- Saying goodbye to Orange Is the New Black
- A good Taylor Swift song?!
- About that Big Little Lies finale…
- Surely, this Ben Affleck news is an Onion report.
- Jennifer Lopez is an immortal goddess.
The final season of Orange Is the New Black is really good and more topical than ever. We will tell you more about that next week, as we are so restricted by Netflix in what we can say about the new season that there’s honestly no point until then.
(Listen, there’s not much about my job to complain about. HOWEVER. The increasingly ridiculous practice of attaching riders describing “spoilers” that critics are forbidden from revealing has not only gotten out of hand—for Stranger Things 3, we were not even allowed to say that Russians, introduced in the first scene, were the season’s villains—but has also completely ruined the viewing experience for some of us. Surprise deaths and major plot points for Stranger Things 3, Veronica Mars, and OITNB are just a handful of what we learned in an email before even being allowed to press play on Episode 1.)
But we can tell you about how this show has completely changed television. On an industry level, it is the series that arguably granted Netflix the prestige it has now. House of Cards had come before it, a drama that could have been on Showtime. But it’s OITNB that played with tone, structure, theme, pacing, morality, and inclusivity in ways that defined Netflix while shattering the television landscape as we knew it. And it’s on that latter point we want to focus.
The acting on OITNB, most of it done by women in their first major television roles, has been the most impressive on TV during its seven-year run. Tour de forces by veterans like Kate Mulgrew, Natasha Lyonne, Taryn Manning, Laura Prepon, and, in Season Two, Lorraine Toussaint built the show a solid foundation. A mesmerizing, undersung turn by Taylor Schilling as one of TV’s trickiest characters made it exciting. But the breakout turns by Uzo Aduba, Laverne Cox, Yael Stone, Selenis Levya, Elizabeth Rodriguez, Diane Guerrero, and so many more made watching the show a thrill.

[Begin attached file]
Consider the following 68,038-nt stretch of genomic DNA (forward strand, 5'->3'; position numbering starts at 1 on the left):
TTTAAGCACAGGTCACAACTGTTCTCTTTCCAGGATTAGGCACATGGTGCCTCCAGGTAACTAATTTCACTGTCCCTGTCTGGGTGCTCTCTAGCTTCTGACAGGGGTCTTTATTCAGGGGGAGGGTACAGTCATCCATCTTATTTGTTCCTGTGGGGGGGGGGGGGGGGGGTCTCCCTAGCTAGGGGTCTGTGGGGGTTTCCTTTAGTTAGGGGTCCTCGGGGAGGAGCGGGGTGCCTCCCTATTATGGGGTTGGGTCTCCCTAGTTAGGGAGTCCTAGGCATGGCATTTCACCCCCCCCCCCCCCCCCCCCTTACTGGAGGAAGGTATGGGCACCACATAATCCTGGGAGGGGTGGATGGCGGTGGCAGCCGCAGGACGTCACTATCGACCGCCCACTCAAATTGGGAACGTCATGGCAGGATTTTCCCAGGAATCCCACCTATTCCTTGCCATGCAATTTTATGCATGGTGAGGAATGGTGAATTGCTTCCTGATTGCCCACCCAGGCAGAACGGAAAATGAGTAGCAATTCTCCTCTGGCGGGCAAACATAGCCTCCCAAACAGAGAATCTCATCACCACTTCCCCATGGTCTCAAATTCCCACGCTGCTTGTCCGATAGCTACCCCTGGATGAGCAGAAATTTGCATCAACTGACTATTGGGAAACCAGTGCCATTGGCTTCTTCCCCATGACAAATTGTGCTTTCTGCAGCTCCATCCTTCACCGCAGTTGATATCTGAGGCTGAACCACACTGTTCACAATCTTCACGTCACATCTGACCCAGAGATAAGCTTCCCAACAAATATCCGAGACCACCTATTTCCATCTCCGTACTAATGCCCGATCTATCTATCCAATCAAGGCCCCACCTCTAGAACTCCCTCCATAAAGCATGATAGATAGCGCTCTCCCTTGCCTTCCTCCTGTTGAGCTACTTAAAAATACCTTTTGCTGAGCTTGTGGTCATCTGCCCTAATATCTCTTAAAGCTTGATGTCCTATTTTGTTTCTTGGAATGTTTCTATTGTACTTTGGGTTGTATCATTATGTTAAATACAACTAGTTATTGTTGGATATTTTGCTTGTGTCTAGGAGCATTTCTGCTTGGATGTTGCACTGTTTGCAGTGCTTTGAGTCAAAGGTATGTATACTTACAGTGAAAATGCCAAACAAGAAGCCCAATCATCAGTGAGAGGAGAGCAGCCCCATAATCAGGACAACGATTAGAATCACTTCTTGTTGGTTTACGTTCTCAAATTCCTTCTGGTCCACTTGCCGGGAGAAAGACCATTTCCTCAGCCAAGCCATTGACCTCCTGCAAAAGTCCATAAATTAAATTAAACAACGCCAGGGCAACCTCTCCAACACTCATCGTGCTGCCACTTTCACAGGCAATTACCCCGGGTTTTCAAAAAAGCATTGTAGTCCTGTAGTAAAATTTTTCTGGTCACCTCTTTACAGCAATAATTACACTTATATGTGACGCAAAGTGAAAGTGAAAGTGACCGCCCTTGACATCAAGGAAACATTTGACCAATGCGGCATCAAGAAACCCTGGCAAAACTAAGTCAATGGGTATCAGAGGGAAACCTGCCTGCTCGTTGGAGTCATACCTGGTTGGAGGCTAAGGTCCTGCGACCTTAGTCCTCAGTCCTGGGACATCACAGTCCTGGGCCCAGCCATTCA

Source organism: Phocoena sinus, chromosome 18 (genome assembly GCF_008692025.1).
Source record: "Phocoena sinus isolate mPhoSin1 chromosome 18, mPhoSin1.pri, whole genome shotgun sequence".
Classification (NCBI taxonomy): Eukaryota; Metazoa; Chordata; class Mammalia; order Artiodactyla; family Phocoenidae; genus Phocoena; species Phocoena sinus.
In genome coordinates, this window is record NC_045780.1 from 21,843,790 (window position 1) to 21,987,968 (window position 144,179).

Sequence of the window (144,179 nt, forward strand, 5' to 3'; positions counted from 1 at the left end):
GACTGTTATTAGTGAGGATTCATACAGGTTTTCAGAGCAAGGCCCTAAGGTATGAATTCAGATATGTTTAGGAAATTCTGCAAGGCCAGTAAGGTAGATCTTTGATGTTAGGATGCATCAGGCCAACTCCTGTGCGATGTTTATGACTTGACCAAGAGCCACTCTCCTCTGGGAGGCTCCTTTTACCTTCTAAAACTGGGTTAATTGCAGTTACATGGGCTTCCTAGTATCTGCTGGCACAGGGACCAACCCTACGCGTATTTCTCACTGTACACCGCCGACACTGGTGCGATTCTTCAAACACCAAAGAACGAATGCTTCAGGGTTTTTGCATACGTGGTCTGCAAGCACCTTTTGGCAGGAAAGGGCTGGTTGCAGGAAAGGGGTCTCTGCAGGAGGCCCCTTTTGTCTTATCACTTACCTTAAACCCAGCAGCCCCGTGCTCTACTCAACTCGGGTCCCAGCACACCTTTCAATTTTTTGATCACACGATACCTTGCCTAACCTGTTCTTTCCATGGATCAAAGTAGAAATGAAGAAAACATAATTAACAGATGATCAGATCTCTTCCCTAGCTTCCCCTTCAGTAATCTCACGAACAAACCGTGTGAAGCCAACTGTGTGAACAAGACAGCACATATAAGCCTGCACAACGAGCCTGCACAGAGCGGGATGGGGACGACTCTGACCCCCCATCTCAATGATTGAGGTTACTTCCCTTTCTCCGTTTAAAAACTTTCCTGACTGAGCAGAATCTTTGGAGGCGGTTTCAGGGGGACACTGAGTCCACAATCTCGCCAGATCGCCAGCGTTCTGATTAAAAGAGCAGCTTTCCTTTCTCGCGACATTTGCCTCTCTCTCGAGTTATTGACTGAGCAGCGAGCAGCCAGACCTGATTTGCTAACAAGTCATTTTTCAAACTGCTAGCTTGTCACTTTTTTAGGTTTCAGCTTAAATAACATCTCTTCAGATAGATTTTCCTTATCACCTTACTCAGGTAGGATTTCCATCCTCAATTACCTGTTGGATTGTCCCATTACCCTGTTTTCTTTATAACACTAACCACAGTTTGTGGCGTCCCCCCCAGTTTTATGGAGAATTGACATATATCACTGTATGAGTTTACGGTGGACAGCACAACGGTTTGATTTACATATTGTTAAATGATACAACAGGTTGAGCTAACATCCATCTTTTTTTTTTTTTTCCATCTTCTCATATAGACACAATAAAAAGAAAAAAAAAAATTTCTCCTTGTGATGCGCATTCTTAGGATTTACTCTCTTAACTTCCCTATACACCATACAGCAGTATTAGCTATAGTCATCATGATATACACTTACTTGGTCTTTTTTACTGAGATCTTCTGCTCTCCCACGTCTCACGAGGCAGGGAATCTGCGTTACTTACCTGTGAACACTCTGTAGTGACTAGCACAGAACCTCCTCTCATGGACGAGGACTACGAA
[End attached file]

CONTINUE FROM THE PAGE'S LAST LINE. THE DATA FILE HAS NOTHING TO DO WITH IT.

But it’s Danielle Brooks’ work as Taystee that I want to talk about. It might be my favorite performance of the last decade. A bubbly scene-stealer has become the show’s most tragic figure, and through it all Brooks has remained towering. She has such a command not just of every frame, but of Taystee’s darkness as well, that it’s almost hard to breathe when she’s on screen.
Taystee’s appeal is her strength. Her relatability is her vulnerability. Her tragedy is her loss of hope. I can’t believe she never got an Emmy nomination. But she’s won the more prestigious award: MY HEART!
I frankly don’t have the energy anymore to keep up with what’s going on with Taylor Swift, whether we like her or not, why we like her or not, or attempting to figure out who Scooter Braun is. I am, however, very concerned with whether or not she is giving us bops. Friends, she has not been. She has been giving us some garbage. “Me!” “You Need to Calm Down.” No! And rude!
This week, Swift finally released a song off her upcoming Lover album that is legitimately good. (At least, I won’t change the radio station immediately when it comes on.) “The Archer” is a soft, synth-heavy ballad that has Swift dialing back the brassy attention-seeking of her last two singles for something more introspective. I like it!
I’m getting Cyndi Lauper vibes and Donna Lewis vibes. Some pretty blatant Lana Del Rey and Carly Rae Jepsen appropriation, but I’m not mad about it. The lyrics are simplistic and relatable, returning to the fairy tale motifs that earned her legions of young fans. She quotes the Humpty Dumpty nursery rhyme, bless.